Azərbaycan (Azerbaijan) 🇦🇿 Chingiz – Truth
Okay, I’ve got to level with you guys. This one is mostly here because… well, look at him. And that’s the truth. I loved the performance and the visuals of it (lasers are cool, we all know it) though a couple of my friends raised concerns that this might be a copyright infringement issue with the HBO series Westworld, which I’ve never seen so I can’t really comment. The song was… fine? I think? If I’m being completely honest I did get a little caught up in the visual aspect of this performance and didn’t really listen to the song all that closely, but to finish as far up the table as he did, it can’t all have been thirst voting. Finished 7th out of 26 with 297 points.
Danmark (Denmark) 🇩🇰 Leonora – Love Is Forever
This one… I liked this when I first heard it on the album, before I saw the live performance. I don’t know if it was nerves, but Leonora looked like she was hating every second of her being on stage. Maybe she was scared of heights? Singing while climbing a ladder isn’t my idea of a good time, but I would have imagined she’d have some say in what the performance would look like. I also objected to the lyrics, don’t get too political… it just doesn’t really wash in this day and age, and is naïve at best. Still, it was a catchy song and probably one that I’ll continue to listen to after the 2019 grand final is a distant memory. Finished 12th out of 26 with 120 points.
France (France) 🇫🇷 Bilal Hassani – Roi
This one… well, where to start. This song had a great message, and it’s one that I think most Eurovision fans would struggle to object to – the backing dancers were as much part of the performance as Bilal (and both of them were utterly excellent in their own ways), though I think that might have been part of the problem. It didn’t really stand out as much as it should have done – it was quite understated, and as such I think it got lost in the crowd. The song is lovely and it’s definitely one that I’ll keep listening to now that the contest has finished, but it definitely wasn’t the most memorable song of the night. Finished 14th out of 26 with 105 points.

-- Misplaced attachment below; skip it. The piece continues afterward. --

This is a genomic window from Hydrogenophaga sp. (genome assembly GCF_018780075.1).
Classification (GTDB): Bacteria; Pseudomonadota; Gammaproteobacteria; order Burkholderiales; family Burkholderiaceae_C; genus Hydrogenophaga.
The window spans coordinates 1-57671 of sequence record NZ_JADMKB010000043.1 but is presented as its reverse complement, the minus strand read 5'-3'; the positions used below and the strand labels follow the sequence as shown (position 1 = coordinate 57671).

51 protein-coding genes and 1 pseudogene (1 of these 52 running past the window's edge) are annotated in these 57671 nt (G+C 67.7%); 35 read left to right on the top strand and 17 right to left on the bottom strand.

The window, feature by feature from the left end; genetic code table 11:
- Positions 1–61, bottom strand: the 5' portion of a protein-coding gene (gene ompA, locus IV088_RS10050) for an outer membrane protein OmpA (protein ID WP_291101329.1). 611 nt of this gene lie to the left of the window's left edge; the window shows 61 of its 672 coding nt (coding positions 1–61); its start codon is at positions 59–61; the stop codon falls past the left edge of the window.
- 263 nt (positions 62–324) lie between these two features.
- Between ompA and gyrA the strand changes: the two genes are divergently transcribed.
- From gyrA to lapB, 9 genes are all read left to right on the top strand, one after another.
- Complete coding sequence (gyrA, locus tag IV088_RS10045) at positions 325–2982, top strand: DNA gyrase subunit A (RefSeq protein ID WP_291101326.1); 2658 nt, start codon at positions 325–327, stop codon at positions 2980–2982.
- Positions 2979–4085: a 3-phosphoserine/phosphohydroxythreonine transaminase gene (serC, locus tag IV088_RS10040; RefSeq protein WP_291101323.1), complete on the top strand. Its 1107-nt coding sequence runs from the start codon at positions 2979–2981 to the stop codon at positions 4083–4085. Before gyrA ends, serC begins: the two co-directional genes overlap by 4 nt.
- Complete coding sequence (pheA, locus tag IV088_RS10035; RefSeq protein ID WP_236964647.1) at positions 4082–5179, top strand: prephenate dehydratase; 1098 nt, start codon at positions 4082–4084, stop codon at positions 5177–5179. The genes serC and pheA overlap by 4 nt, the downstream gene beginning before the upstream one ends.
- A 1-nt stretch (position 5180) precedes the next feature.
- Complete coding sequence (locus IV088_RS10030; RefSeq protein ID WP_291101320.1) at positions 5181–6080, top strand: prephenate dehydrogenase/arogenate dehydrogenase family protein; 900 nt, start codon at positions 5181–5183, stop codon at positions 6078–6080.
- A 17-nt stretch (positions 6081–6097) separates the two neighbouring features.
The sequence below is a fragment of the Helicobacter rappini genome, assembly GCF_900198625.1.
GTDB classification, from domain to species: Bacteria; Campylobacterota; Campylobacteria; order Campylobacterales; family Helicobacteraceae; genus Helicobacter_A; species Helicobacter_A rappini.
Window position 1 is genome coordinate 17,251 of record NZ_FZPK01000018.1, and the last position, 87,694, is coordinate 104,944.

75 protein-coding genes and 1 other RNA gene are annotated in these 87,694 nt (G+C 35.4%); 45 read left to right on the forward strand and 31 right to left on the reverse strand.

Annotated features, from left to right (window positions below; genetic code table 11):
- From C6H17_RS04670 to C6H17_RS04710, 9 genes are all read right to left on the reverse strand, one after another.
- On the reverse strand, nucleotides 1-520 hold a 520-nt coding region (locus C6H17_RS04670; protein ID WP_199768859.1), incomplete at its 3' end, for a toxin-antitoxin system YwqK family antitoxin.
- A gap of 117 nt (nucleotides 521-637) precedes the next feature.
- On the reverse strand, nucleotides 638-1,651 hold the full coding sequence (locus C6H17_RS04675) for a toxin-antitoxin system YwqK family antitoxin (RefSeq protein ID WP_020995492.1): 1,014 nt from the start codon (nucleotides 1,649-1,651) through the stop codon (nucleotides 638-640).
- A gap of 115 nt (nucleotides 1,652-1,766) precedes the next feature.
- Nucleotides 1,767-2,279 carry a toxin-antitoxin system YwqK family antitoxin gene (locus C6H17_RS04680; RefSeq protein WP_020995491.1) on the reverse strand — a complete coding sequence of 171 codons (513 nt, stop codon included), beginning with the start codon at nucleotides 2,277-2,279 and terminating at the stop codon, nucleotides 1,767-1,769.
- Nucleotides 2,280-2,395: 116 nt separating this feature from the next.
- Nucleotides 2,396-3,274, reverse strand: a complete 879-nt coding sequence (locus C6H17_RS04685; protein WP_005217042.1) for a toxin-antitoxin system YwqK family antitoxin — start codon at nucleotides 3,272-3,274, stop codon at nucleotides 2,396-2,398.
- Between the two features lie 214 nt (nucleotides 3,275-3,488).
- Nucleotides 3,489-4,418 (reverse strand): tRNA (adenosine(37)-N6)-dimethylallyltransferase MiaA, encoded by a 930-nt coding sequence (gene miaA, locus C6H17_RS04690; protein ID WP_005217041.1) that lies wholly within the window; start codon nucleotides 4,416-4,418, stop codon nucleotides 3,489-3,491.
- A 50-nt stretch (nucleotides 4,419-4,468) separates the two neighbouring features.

Ísland (Iceland) 🇮🇸 Hatari – Hatrið mun sigra
Oh Hatari, my sweet baby angels. You deserved so much better. This was a firm favourite of mine since I first heard it – it definitely upped the weird and wonderful quota for the evening. I wasn’t aware of Hatari before the contest, but they do seem to be a real bunch of characters. Sadly, the juries didn’t seem to be on the Hatari hype train like I was (as was a large chunk of Europe, judging by the fact that their score more than quadrupled after the televoting scores were given out), and they finished a very respectable tenth. When the camera panned to them after their score was announced, they were all holding banners saying ‘Palestine’, and the camera was quickly turned off. Later, footage filmed by one of the band showed organisers trying to take the banners from them. I suppose, if anyone was going to cause trouble, it was these guys. And Madonna, apparently. Strange bedfellows indeed. Finished 10th out of 26 with 234 points.
Lietuva (Lithuania) 🇱🇹 Jurijus – Run with the lions